Pin configuration

With the projects above, the pin connections to the LCD’s SPI interface are as follows:

  • SDA (serial data input) => RB14
  • SCK (serial clock) => RB15
  • SS / CS (chip select) => RB2
  • A0 (command / data write selection) => RB3
  • RESET => RA2

To add your own custom pin configuration, you can edit the file ‘devices/PIC24H.h’. You can also make a custom configuration file by creating a `glcd_user_config.h’ file outside of the glcd directory and defining a new compiler symbol ‘GLCD_USER_CONFIG’. Copy the contents of ‘PIC24H.h’ into it. This way, if you need to  update the library, you can simply overwrite the contents of the existing glcd directory without losing your custom pin configuration. Otherwise, you can just keep track yourself of custom changes made to the *.h files in the ‘devices/’ directory.

Videos

Footage of Newhaven Display NHD-C12864A1Z-FSW-FBW-HTT in action, running the sample code:

Footage of Newhaven Display NHD-C12832A1Z-FSW-FBW-3V3 in action, running the sample code:

Shutter Actuation Count using gPhoto2

This method can be used to obtain the shutter actuation count on the following cameras:

  • Canon 1D Mark II
  • Canon 50D
  • Canon 5D Mark II
  • Canon 5D Mark III
  • Canon 7D
  • Canon T2i

There may be a few other compatible cameras too. Let me know if you have confirmed another model which works using this method.

Jump to instructions for: Mac | Linux | Windows

Mac OS X

gPhoto2 can be installed using MacPorts or Homebrew. This is how to do it using MacPorts. You’ll need to be connected to the internet while you do this.

  1. Install XCode Developer Tools for your version of OS X from the Apple Developer web site. Skip this if you already have it installed.
  2. Visit the MacPorts web site and download the .pkg installer. Run the installer and follow the instructions and install it to your computer.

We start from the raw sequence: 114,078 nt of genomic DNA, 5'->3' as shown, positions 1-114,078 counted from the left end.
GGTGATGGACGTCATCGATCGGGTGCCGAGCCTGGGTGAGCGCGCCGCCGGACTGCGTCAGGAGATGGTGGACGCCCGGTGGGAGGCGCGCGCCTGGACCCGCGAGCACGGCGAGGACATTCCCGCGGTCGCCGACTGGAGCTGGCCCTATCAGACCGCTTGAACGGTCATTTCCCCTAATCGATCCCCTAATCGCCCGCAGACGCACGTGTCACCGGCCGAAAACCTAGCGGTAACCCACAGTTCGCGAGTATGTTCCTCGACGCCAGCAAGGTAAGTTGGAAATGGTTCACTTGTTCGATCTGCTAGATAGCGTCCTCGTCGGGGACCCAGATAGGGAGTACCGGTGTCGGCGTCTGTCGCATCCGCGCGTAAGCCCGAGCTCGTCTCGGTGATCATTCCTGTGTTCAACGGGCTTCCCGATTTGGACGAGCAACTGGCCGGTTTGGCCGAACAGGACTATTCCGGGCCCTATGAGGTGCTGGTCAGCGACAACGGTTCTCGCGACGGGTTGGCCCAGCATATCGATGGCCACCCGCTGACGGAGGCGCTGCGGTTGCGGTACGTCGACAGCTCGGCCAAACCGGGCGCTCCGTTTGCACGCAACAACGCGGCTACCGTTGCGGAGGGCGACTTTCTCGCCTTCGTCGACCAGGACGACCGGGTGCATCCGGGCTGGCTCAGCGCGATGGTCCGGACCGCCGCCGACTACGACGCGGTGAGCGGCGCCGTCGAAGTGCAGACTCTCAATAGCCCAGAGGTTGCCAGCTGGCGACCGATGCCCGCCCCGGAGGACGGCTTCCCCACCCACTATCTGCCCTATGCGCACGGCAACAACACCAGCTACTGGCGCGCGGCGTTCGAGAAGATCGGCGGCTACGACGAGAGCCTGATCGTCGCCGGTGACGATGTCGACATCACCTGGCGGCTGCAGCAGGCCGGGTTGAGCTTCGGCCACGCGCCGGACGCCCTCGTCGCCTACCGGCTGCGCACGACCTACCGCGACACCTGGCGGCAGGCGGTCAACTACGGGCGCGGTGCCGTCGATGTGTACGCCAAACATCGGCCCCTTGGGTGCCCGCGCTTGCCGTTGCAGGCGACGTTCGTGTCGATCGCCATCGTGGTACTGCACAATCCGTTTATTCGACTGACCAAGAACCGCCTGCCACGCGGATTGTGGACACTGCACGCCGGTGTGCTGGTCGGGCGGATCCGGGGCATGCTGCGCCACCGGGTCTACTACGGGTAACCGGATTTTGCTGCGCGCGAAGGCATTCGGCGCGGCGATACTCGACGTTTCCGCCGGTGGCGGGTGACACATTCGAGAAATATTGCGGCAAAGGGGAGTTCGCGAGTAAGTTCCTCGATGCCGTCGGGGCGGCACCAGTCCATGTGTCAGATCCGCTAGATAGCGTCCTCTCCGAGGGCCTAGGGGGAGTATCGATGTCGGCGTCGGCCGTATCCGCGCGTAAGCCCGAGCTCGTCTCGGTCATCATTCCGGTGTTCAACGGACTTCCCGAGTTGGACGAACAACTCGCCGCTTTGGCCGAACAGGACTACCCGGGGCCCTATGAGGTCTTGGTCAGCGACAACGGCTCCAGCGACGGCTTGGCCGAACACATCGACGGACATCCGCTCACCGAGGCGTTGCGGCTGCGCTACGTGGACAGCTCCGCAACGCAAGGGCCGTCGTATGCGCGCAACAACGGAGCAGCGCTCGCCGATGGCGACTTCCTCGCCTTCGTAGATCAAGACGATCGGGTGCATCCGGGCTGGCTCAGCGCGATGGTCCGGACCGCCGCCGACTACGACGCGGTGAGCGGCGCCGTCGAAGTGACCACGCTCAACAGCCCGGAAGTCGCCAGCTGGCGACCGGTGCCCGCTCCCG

3. Open the Terminal.
  4. Update macports if needed, by running the command sudo port -v selfupdate
  5. Install the gphoto2 package by running the command sudo port install gphoto2
  6. Test whether gphoto2 is properly installed by typing gphoto2 --version
  7. Connect your camera to the USB port, using a USB cable
  8. Wait a few seconds after connecting your camera, and type killall PTPCamera – every time you replug your camera to the computer, you’ll need to type this before using gphoto2. This is needed, to kill any running processes connected to the USB device.
  9. To check the number of actuations, on the attached camera, type gphoto2 --get-config /main/status/shuttercounter
  10. If your camera is compatible, the shutter actuation count will be displayed.

Linux

Install gPhoto2 using package manager of our distribution.

For Centos, RHEL and other distributions which use the yum package manager:

yum install gphoto2

For Debian, Ubuntu and other distributions which use the apt package manager:

apt-get install gphoto2

Some Linux distributions may not have gphoto2 as precompiled package in which case you’ll need to download and compile it from source.

Windows

Using a LiveCD

This is the simplest way for non tech heads. Download the live CD, I have created and write it to a CD or DVD. You can do this by right clicking on the ISO file in Windows Explorer and selecting “Burn disc image”.

Reboot your computer boot from the CD. To boot your computer from a CD, there is usually key you can press to change the boot device (e.g F12). This usually flashes up on the monitor when it boots up.

Alternatively, you can enter the BIOS settings and change the boot order, and set the CD/DVD drive as the first device.

Once you have rebooted, it should start up in Debian (on the live CD), and a command prompt will be shown along with a message.

live_cdPlug the camera into the computer using a USB cord, some messages may be displayed on scren as you do this. You can check whether the computer has detected the camera by typing dmesg.

To check shutter count, type shuttercounter, to read camera information, you can type camerainfo, this will display information such as the camera’s serial number. These commands shortcuts to the gphoto2 program. You can also run all other gphoto2 commands if needed. See the full features by typing man gphoto2.

Using a Virtual Machine

If you have experience using virtualisation software such as Virtualbox or VMWare Workstation, then another way is to install or use an existing virtual Linux installation of your choice. Install gphoto2 from inside the virtual machine.